There are countless videos posted on social media of public confrontations involving those who refuse to wear them and those who want them to wear them.
How a piece of paper (or cloth) with two elastic bands became a social, political, and philosophical flashpoint is yet another twist in a pandemic filled with them.
Kristen Wynns, a psychologist in Cary, North Carolina, said, "It's a fascinating study in psychology."
She added, "I keep thinking somebody, if not me, needs to write a book after all this is done."
Wynns and others who contemplate human nature have had plenty to study during the pandemic.
While wearing a cloth one made of a print material and sitting on the veranda outside her office, Wynns said, "I really can't stand it. I'm not one of those that's gotten used to it. And I feel just restricted by it."
Despite her personal feelings, she wears a mask in public and when in close quarters with those she doesn't live with.
"My standard pieces of advice around this is to default to the person who is more anxious or conservative," Wynns said.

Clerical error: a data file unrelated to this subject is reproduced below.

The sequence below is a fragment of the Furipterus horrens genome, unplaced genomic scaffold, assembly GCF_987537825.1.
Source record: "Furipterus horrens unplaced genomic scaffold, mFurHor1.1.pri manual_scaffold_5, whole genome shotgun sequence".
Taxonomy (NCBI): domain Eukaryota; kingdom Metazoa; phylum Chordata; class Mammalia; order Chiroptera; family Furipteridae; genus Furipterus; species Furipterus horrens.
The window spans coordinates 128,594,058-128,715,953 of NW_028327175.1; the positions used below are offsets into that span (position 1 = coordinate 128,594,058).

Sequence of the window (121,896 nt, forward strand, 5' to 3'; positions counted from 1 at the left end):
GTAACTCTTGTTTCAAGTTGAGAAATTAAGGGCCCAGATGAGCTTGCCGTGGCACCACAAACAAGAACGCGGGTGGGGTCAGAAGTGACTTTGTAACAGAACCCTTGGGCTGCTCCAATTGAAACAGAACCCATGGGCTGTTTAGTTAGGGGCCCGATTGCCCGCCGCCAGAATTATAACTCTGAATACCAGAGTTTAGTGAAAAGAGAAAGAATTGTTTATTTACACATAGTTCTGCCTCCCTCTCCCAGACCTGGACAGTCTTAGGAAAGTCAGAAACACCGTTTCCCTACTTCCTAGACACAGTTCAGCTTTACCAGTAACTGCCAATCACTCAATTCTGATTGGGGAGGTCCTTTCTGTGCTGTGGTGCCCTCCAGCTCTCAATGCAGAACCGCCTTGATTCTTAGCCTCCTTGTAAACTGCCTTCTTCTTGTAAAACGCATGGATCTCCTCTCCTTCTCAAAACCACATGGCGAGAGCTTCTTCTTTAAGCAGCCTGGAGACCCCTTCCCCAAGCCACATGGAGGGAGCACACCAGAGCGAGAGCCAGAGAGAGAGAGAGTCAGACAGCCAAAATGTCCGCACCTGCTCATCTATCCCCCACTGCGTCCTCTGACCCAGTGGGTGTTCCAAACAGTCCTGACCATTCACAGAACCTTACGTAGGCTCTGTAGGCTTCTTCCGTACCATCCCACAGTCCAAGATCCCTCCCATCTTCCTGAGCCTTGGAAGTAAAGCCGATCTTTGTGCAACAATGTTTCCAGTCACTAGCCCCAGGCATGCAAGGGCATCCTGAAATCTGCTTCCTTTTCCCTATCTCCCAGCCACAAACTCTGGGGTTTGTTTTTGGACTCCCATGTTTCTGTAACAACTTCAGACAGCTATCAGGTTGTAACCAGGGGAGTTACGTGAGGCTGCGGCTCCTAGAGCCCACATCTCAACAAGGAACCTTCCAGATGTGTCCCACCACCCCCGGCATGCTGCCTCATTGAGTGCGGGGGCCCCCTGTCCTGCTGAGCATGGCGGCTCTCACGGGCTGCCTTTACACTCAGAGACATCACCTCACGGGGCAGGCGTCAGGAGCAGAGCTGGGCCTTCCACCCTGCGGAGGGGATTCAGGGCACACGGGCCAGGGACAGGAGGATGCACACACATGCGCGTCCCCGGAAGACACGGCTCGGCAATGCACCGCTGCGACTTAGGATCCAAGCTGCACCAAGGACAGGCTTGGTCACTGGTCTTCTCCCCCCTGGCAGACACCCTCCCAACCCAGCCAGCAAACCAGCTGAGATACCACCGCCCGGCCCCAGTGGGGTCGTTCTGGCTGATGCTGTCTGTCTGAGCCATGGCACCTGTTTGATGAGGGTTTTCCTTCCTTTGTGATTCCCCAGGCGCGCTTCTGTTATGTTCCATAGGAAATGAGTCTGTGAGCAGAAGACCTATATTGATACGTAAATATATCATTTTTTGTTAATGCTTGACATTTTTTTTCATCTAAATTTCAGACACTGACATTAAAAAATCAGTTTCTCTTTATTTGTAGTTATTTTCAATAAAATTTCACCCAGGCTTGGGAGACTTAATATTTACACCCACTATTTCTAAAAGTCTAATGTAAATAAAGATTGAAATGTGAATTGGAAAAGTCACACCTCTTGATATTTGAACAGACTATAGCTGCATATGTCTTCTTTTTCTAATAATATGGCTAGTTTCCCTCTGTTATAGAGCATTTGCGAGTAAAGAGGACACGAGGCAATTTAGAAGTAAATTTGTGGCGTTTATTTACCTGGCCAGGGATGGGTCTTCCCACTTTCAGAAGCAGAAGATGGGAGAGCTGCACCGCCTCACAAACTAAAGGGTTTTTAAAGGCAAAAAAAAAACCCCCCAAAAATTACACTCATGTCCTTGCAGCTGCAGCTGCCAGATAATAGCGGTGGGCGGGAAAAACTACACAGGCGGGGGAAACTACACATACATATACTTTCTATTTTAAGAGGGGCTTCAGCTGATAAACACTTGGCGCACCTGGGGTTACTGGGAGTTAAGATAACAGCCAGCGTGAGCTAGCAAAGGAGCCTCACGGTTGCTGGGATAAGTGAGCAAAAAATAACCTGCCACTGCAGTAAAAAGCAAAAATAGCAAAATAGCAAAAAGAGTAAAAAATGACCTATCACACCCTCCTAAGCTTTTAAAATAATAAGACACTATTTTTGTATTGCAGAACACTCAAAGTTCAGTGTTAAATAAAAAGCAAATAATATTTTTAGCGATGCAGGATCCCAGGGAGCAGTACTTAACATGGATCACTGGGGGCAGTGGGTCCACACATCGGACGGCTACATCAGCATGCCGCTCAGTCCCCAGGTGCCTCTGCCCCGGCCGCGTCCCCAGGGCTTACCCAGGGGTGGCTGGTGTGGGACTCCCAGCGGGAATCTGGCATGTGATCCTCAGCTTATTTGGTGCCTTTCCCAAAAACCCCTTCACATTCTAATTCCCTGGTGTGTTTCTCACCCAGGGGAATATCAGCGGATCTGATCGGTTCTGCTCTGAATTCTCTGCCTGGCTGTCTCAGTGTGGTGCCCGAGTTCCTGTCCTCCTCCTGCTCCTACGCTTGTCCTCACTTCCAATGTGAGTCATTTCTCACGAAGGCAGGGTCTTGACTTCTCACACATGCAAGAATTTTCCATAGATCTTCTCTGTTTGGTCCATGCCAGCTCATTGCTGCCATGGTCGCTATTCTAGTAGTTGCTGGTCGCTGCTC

During the interview, when her mask kept coming off, she followed her own advice making sure the photographer, who was socially distanced, didn't mind if she removed it.
But even though she personally doesn't like masks, she understands why the CDC wants people to wear one and why most people think they should be worn.
She said it's all about social etiquette.
"Even before COVID existed when we go out in public, the general rule is to be polite when it comes to health. That's why we sneeze in our elbow, because we want to be polite and protect the people around us," Wynns said, "So, in general, I think if we have that mentality that when you're out in public, let's all just have a baseline of trying to be respectful."
But what if you are out in public and encounter someone who doesn't feel wearing a mask is polite and that it infringes on his or her rights so they aren't wearing one?
"Most people would just remove themselves from that scenario and try to get away from them without confrontation," Wynns said.
But if you insist on saying something, Wynns offers this advice: "Walk up and say, 'Hey there. I just wanted to ask can you please follow the store policy of wearing a mask just so we can all be more comfortable?' Just something polite to ask it. And then if they agree, wonderful."
And what if they don't?
"Then I would again advise just kind of moving on. But confronting and saying, 'Why aren't you wearing a mask? Put on your mask,' I just don't think that scenario is helpful for anybody," she said.
Wynns also recommends against passive-aggressive approaches like staring, eye-rolling, snarling, and gestures.
Ignore that advice and you could end up in one of those countless public confrontations caught on camera between the masked and the mask-less.